Normally, one would expect tremendous demand for assisted living facilities, given demographics. But because they are “self-pay” and cost so much to operate (especially since they are labor intensive) they are having difficulties nevertheless.
The Washington Post Business section today (Dec. 22 2008, section D) has a story about Sunrise, a large company with many assisted living apartment communities and even condos, and some overseas operations. Major accounting problems have occurred. A story by Michael S. Rosenwald, “Sunrise Hopes Dawn is Near: Firm’s troubles grow as economy outs pressure on assisted living”, link here. The article indicates that a bankruptcy filing could happen, but some other form of debt restructuring is more likely.
I have seen the inside of a Sunrise facility (back in 2000). The apartments, which may go up to two bedrooms, still are very small, with the emphasis on public areas. Some properties have signs offering a special units cluster or place for Alzheimers patients.
May 4 2009
Sunrise offered a report on its downsizing (or restructuring) plan, here.
Update: Oct. 16, 2009
Media sources report that Sunrise Senior Living has sold some properties to an affiliate of Brookdale Senior Living. A typical story is in the St. Louis Business Journal, Oct. 9, 2009, link here.
Friday, December 19, 2008
Many employers are cutting back on their 401K matches during this latest recession, according to an ABC News story by Scott Mayerowitz, ABC News Business Unit. The title is “Companies Cut Employee Retirement Plans: In This Recession, Some Companies Eliminate Their 401(k) Matches”, the link is here.
Employers have stopped or terminated defined benefit pension plans and replaced them with 401K plans with matches. Now, many of them are eliminating the matches to save money, at a time when demographers say that people need to save 18% (including 401K matches) of their income in order to be able to retire reasonably, including social security.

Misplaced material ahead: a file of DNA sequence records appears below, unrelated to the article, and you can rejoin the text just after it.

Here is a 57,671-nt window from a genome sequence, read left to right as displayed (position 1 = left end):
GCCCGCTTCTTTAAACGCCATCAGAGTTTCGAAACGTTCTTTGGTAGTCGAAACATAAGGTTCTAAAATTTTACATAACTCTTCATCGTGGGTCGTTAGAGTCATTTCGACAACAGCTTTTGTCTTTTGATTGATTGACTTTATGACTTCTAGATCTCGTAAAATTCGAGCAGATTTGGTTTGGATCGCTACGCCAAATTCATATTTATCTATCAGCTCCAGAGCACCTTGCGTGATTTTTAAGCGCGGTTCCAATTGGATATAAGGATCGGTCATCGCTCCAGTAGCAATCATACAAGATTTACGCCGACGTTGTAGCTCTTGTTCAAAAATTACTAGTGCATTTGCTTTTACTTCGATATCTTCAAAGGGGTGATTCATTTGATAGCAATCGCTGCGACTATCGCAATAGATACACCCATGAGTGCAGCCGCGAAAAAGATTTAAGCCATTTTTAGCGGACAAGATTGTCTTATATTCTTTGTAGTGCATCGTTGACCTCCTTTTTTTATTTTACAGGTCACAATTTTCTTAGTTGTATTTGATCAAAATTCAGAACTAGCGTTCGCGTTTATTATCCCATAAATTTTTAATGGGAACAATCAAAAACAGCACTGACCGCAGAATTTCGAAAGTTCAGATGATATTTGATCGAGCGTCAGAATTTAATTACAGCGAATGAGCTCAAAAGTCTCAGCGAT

Some of the news has come from the Vanguard Center for Retirement Research. While I could not find the latest item on 401K matches there, I did find a PDF testimony by Managing Director R. Gregory Brown submitted Oct. 21, 2008, submitted to the House Education and Labor Committee, “The Impact of the Financial Crisis on Workers’ Retirement Security,” here, which makes the point that defined contribution programs have become a cornerstone of American retirement security, and now even these are threatened.
Tuesday, December 16, 2008
Both houses of Congress have passed the Pension Plan Funding Relief Act of 2008 (also called the Worker, Retiree and Recovery Act of 2008, HR 7327, here). The law will reduce penalties for premature withdrawals from IRAs and 401Ks during 2009, and will relax the funding requirements for pension fund sponsors. The earlier concern was that stricter accounting standards could push some defined benefit pension plans into default and place greater strain on the Pension Benefit Guaranty Corporation (PBGC).
The Society for Human Resource Management (SHRM) has a story by Bill Leonard on the passage of this bill today, here.
A report by by Alicia H. Munnell, Jean-Pierre Aubry, and Dan Muldoon IB#8-18 of the Center for Retirement Research at Boston College “The Financial Crisis and Private Defined Benefit Plans” reports “Between October 9, 2007 and October 9, 2008, the value of equities in retirement plans dropped by about $4 trillion, with the decline divided equally between defined benefit and 401(k)/Individual Retirement Accounts (IRAs).” The link (leading to a full PDF report) is here. According to Leonard, the loss in corporate pension plans during this period was $900 million (but looking at the report, it might be as high as $2 trillion). Many plans had actually made money in 2007, as the crisis started to unravel.
There is an earlier story on this Act on this blog Nov. 12, 2008.
There is a detailed posting on this blog dated Sept. 16, 2008 explaining how PBGC really works.
Monday, December 15, 2008
The American Association of Retired Persons has at least two major articles on senior employment and unemployment in Dec. 2008.